They also note some limitations to their study. Firstly, despite its large size, some mutations that drive risk for aggressive prostate cancer are so rare that even larger studies will be needed to untangle their influence on prostate cancer risk. Secondly, that the findings may differ outside of the population under investigation, people of European descent, and studies involving people from more diverse ancestry are needed.
Largest study of its kind
Dr Zsofia Kote-Jarai, Senior Staff Scientist in the Oncogenetics Team at The Institute of Cancer Research, London, who co-led the research, said:
"This study is an important step towards helping us identify individuals who have a high risk of developing aggressive prostate cancer based on their DNA and tailor their screening and treatment options accordingly.
"It's the largest study published so far to compare the inherited genetic influences which separate aggressive and non-aggressive prostate cancers. However, we believe there are other genes that will be identified in further, larger studies which include people with more diverse ancestry, and these will help to establish if additional genes should be added to germline panel-testing. Black men are around twice as likely as men of European ancestry to develop prostate cancer so it's extremely important we also understand how genetic mutations influence the aggressiveness of their cancers."
Giving patients the best chance of successful treatment
Professor Ros Eeles, Professor of Oncogenetics at The Institute of Cancer Research, London, and Honorary Consultant in Cancer Genetics and Clinical Oncology at The Royal Marsden NHS Foundation Trust, said:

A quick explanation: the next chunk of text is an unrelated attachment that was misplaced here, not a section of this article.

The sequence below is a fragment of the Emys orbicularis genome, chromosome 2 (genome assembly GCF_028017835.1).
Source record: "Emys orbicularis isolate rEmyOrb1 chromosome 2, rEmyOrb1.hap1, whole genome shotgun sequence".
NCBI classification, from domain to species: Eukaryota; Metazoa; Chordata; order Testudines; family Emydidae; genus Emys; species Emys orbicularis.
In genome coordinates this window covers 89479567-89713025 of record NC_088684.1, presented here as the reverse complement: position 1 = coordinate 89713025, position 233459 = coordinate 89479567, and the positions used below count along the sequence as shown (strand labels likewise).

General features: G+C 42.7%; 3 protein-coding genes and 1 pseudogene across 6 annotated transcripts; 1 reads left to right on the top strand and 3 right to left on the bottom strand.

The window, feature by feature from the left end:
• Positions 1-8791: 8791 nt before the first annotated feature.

"This study helps to explain the genetic factors behind why some patients see their prostate cancer remain stable over many years, while others may experience more aggressive disease that requires intensive treatment, or disease progression. Knowing whose cancer is likely to be aggressive, or become advanced, means we can tailor treatment – honing our prevention efforts, offering more intensive treatments earlier, and providing targeted drugs that work against the specific genetic make-up of their cancer.
"This study provides the first evidence that genetic testing should be extended to men with non-aggressive disease - alterations in certain genes amongst these men can indicate a higher risk of cancer becoming advanced despite their cancer appearing to be slow-growing. I hope our findings will be adopted into gene tests currently used in the clinic. This would greatly improve our ability to tailor their care and give them the best chance of successful treatment, and a longer, healthier life."
Lead author Christopher Haiman, ScD, holder of the AFLAC Chair in Cancer Research and professor of Population and Public Health Sciences at the Keck School of Medicine, and co-leader of the Cancer Epidemiology Program at USC Norris Comprehensive Cancer Center, said:
"Very large studies are needed to inform the creation of gene panels used for testing. Some of the genes in these panels were based on small studies and were not associated with prostate cancer in our study. We also found evidence that other genes perhaps ought to be added. The results aren't completely definitive, but it's clear that more work needs to be done to determine which genes oncologists should focus on in testing.
"While screening is focused on men with advanced disease or a family history, finding patients with less advanced disease who carry these genetic variants may enable them to receive targeted forms of treatment earlier on.
"It will be important for similar efforts to take place in men of African ancestry. That's very important. These genes and perhaps others may be important, so additional work needs to be done in other populations."